The rise of India, particularly after its dismantling of the license raj, has lead to a renewed interest not only among corporate executives but also among business scholars. Academic studies, international institutions and consultancy firms have well documented the results of these structural shifts on the Indian growth story. However, there is a paucity of studies examining the transformation of private and state-owned enterprises in India following the paradigm shift in the macro-economic environment. Anecdotal evidence from the business press points towards the dynamism of Indian firms in terms of success in international markets, innovation models, and governance structures, among others.
The objective of this conference, organised by the Indian Institute of Management in Kozhikode is to develop our understanding of the strategies of firms as India emerges to become an economic superpower. Specifically, this conference aims to put the focus on theoretically novel and managerially relevant research in the areas of innovation, internationalisation, entrepreneurship, organisational structures, adaptability to the global financial crisis and governance issues within the context of India. The conference will be held December 27-28, 2012 in Kozhikode, India.
We invite submissions that explore some of the following themes (but not limited to):
- Unique management practices and styles of Indian firms as compared to firms in other emerging economies. Can some of the management practices followed by Indian firms be adopted by firms in developed economies? Conversely, are there some unique management practices that are followed by firms operating in developed economies that can be of significance to Indian firms? These practices can be in diverse fields such as innovation, distribution, marketing, promotion and others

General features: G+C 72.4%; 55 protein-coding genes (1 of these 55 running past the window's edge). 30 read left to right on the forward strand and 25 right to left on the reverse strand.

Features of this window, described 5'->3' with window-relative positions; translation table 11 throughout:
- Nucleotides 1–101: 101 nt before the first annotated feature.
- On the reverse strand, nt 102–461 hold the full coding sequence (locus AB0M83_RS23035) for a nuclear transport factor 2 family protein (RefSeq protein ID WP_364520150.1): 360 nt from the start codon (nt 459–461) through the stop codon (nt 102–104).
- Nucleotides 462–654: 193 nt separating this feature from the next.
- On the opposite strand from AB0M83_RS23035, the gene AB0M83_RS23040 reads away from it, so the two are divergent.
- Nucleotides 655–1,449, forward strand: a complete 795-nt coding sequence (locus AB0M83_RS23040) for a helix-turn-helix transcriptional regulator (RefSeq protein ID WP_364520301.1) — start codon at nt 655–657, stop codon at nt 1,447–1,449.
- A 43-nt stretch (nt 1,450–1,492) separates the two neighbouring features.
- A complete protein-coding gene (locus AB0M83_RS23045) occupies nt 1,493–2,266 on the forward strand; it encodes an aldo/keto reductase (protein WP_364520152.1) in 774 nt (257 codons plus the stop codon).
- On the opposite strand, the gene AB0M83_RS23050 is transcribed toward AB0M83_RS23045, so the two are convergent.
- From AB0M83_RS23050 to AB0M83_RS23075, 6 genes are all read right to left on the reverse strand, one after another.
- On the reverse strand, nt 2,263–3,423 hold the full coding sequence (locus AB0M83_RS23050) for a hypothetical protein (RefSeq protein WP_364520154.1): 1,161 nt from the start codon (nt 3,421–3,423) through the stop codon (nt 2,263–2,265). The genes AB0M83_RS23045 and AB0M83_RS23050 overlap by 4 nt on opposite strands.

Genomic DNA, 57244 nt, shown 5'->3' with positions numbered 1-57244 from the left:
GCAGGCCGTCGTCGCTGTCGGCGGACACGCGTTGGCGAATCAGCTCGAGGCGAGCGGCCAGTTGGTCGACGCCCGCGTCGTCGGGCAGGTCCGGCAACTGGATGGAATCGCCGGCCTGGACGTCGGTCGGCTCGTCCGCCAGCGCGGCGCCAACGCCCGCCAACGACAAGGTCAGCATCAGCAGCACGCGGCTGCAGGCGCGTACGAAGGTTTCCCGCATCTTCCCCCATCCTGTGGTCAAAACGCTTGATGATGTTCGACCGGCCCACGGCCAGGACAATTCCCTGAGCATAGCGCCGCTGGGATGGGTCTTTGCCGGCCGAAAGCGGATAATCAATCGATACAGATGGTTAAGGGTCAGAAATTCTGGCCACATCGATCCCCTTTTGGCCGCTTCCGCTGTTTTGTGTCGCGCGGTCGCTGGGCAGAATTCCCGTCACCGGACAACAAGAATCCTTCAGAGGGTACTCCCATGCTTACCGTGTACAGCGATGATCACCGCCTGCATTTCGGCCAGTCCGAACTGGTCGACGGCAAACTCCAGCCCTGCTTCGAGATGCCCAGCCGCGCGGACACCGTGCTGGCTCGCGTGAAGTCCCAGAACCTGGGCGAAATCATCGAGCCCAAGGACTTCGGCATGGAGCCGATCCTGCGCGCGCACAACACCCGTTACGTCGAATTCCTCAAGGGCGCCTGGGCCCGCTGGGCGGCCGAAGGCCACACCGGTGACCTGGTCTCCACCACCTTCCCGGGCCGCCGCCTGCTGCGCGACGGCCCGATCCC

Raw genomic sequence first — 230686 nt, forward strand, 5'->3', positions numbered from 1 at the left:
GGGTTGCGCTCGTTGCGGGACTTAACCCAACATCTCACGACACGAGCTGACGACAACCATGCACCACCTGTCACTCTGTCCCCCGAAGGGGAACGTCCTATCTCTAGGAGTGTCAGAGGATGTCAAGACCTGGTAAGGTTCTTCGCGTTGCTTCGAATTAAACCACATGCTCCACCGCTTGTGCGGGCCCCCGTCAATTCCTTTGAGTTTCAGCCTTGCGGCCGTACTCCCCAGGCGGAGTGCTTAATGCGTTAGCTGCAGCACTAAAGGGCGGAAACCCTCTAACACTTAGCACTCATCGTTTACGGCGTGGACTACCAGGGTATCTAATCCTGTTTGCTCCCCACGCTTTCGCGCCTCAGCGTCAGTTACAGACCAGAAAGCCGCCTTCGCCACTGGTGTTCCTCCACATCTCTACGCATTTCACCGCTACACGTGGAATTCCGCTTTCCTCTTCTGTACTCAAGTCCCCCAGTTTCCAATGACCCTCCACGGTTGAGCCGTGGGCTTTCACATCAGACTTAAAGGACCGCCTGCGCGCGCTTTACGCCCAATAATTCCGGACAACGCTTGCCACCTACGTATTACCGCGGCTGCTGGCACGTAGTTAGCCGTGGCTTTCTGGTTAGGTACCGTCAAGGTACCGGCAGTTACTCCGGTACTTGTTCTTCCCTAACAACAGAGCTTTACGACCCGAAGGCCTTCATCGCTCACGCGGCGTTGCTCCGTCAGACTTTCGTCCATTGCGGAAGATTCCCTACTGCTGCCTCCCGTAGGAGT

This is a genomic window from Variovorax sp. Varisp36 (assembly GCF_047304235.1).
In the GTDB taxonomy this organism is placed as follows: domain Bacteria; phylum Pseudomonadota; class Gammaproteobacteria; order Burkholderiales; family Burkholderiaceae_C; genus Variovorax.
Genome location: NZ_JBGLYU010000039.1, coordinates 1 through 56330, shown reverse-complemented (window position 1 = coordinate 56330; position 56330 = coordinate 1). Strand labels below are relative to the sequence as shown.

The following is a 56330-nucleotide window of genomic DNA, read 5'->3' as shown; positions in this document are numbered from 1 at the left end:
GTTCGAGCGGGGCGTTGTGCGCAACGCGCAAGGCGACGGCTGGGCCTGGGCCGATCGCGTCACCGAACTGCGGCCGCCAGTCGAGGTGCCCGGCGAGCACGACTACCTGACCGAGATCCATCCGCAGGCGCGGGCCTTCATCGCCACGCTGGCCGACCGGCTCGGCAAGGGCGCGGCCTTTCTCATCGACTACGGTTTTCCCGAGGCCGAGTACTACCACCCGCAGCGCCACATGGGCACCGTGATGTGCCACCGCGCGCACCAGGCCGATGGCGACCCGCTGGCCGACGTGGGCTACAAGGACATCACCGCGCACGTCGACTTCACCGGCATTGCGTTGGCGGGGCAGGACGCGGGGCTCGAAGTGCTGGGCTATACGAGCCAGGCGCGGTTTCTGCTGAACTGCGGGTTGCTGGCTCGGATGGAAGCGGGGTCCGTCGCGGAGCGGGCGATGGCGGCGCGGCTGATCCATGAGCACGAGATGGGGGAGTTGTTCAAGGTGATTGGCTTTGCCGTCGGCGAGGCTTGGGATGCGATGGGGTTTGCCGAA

- Business groups are ubiquitous in the Indian economy. The dominant explanation for the existence of business groups is that they fill up institutional voids in the macro-environment. Post 1991, the macro-environment has undergone significant changes with some of the institutional voids being filled up. However, not only have many old business groups continued to thrive but also new business groups have emerged. This calls for a renewed research on Indian business groups. What organisational transformation strategies have some business groups adopted for their long term competitiveness in a dynamic institutional environment?
- In today's globalised world, internationalisation has been used by many Indian firms as a dominant growth strategy. Indian firms are unique in their internationalisation strategies as compared to firms operating in developed economies. For example, unlike firms operating in developed economies Indian firms do not internationalise from a position of strength in the domestic market, but to overcome the disadvantages they face by operating only in domestic markets. Such uniqueness has the potential for theoretical extensions of International Business theories. How can studies on internationalisation of Indian firms contribute towards enriching and strengthening existing International Business theories?
- The global financial crisis was a dramatic change agent worldwide. Although its impact was subdued for Indian firms, many did react by incorporating new strategic initiatives. What are some of the implications of this crisis on the management and strategies of Indian firms? What lessons have Indian firms learnt through their experience of this crisis?
- One of the important aspects of the Indian economy is its vibrant entrepreneurship. Understanding the uniqueness of the Indian entrepreneur would not only enrich the literature on entrepreneurship but also help new firms to copeup with established players. Specifically, what are the unique business models for Indian new ventures? How can firms in developed economies leverage Indian entrepreneurs to do business in India?